our generation method - and being unrepresentative
of the actual content of the page, which could often be
the case with query-specific summaries, since the focus
of the summaryis aspects of the document relevant to
the query and not the document as a whole.
Logfiles The logfiles contained the following information for each request to the web server: date and
time; URI-encoded data and path information, e.g.
documents and document summaries visited.
In addition, each document in the document base
was assigned a human judgement of the relevance to
the given information needs.
AI.&B1. uninformative; too short; abrupt termination;
not real summary.
A2.&B2.misleading; too short.
A3.gzB3.uninformative; too short; lack of coherence; unrepresentative of documentcontent.
Evaluation of the Experiment
By analysing the logfiles we expected to be able to compare the effectiveness of different summarytypes and
gain insight into the subjects’ use of summarytranslations, thus giving us information about subject performance and behaviour. In addition, the evaluation of
the semantic differentials from the questionnaire and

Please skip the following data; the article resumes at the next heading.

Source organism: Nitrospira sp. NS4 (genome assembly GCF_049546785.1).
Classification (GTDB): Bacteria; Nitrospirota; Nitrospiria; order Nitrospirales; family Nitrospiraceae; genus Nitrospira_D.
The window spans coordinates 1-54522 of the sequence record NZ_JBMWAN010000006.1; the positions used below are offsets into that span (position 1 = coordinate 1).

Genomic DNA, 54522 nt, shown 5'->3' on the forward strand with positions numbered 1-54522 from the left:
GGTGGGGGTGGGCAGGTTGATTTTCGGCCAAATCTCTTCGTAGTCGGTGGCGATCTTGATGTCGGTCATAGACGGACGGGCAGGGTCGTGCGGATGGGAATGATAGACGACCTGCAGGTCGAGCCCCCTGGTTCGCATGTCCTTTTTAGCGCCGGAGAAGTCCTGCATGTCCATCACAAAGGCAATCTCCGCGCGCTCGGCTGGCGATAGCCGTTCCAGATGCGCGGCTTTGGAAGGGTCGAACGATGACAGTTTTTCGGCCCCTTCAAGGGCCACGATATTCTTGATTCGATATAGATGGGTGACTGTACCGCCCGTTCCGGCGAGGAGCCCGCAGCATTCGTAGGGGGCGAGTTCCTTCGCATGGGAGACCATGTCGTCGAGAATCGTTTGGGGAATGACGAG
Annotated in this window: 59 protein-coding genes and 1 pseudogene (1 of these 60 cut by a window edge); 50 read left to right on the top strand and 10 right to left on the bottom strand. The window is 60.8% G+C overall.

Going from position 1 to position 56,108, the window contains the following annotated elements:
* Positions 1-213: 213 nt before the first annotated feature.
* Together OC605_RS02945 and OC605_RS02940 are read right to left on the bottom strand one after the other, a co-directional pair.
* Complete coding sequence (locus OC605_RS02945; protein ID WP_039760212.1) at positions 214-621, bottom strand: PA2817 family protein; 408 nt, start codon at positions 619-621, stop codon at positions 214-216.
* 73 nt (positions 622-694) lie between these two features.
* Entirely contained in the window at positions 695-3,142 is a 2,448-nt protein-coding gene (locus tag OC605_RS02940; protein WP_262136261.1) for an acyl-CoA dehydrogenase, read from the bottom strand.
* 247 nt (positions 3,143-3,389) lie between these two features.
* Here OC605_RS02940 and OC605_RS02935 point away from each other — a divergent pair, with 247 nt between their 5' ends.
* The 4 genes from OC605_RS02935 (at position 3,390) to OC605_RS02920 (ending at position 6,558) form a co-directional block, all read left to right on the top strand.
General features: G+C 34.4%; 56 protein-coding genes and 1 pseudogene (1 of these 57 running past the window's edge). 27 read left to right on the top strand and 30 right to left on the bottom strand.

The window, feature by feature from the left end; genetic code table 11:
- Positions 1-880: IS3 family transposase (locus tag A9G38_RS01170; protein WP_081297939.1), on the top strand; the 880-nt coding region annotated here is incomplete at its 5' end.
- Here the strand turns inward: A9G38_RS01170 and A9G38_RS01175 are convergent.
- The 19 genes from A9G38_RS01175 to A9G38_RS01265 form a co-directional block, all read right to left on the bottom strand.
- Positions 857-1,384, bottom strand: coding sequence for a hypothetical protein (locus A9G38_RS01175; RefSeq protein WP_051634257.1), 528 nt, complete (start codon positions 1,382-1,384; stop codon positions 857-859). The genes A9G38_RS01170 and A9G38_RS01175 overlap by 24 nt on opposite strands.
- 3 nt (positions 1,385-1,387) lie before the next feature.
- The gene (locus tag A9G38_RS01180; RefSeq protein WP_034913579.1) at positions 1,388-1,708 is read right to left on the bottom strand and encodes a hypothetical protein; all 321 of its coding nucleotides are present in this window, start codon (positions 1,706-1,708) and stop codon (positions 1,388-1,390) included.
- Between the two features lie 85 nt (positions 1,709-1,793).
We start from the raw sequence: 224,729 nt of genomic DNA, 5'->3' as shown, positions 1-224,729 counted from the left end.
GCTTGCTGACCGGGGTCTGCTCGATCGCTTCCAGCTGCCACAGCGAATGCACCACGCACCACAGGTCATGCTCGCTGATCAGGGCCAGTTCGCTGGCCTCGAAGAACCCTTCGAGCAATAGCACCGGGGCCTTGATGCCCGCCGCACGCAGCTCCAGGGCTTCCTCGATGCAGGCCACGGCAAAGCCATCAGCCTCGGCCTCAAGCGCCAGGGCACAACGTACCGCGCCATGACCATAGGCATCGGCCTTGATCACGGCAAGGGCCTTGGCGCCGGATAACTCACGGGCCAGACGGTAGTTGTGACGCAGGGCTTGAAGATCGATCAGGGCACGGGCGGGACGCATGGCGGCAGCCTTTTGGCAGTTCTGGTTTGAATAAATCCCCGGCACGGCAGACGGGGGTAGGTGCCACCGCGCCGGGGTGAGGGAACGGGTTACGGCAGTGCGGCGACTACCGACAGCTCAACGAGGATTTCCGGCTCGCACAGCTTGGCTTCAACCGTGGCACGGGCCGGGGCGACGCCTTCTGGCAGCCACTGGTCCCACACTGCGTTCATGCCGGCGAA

the subjects’ commentstold us about the subjects’ assessment of the system.
The quantitative evaluation of subject performance
and the semantic differentials did not provide statistically significant results. However,the qualitative evaluation of the summaries and summary translations
proved fruitful. The following is an overview of the
results gained from the experiment. More details can
be found in (Unz et al. 1998).
SummaryType The comments are ordered according to positive and negative aspects, as well as areas
for improvement. The most prominent comments for
each summarytype are listed.
Users from the different groups, although principally
from the query-independent group, suggested listing
the key words and terms from the text in the summary.